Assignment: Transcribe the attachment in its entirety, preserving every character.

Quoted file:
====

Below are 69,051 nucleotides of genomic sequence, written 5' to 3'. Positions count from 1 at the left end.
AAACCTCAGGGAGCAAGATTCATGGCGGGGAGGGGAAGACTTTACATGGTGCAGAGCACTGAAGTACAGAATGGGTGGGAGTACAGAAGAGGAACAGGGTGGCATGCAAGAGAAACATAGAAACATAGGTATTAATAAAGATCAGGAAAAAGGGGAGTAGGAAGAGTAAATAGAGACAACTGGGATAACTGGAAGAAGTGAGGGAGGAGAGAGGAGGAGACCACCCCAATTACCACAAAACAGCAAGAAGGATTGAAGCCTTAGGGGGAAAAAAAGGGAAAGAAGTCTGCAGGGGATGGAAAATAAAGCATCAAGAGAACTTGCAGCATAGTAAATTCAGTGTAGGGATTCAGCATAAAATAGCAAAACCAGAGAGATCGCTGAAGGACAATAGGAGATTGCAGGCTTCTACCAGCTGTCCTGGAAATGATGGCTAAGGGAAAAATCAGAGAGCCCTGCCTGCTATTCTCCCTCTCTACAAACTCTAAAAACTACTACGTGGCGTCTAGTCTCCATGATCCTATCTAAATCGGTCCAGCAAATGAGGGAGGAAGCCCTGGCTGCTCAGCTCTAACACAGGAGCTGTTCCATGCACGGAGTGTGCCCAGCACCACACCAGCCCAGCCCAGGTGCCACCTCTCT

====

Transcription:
Below are 69,051 nucleotides of genomic sequence, written 5' to 3'. Positions count from 1 at the left end.
AAACCTCAGGGAGCAAGATTCATGGCGGGGAGGGGAAGACTTTACATGGTGCAGAGCACTGAAGTACAGAATGGGTGGGAGTACAGAAGAGGAACAGGGTGGCATGCAAGAGAAACATAGAAACATAGGTATTAATAAAGATCAGGAAAAAGGGGAGTAGGAAGAGTAAATAGAGACAACTGGGATAACTGGAAGAAGTGAGGGAGGAGAGAGGAGGAGACCACCCCAATTACCACAAAACAGCAAGAAGGATTGAAGCCTTAGGGGGAAAAAAAGGGAAAGAAGTCTGCAGGGGATGGAAAATAAAGCATCAAGAGAACTTGCAGCATAGTAAATTCAGTGTAGGGATTCAGCATAAAATAGCAAAACCAGAGAGATCGCTGAAGGACAATAGGAGATTGCAGGCTTCTACCAGCTGTCCTGGAAATGATGGCTAAGGGAAAAATCAGAGAGCCCTGCCTGCTATTCTCCCTCTCTACAAACTCTAAAAACTACTACGTGGCGTCTAGTCTCCATGATCCTATCTAAATCGGTCCAGCAAATGAGGGAGGAAGCCCTGGCTGCTCAGCTCTAACACAGGAGCTGTTCCATGCACGGAGTGTGCCCAGCACCACACCAGCCCAGCCCAGGTGCCACCTCTCT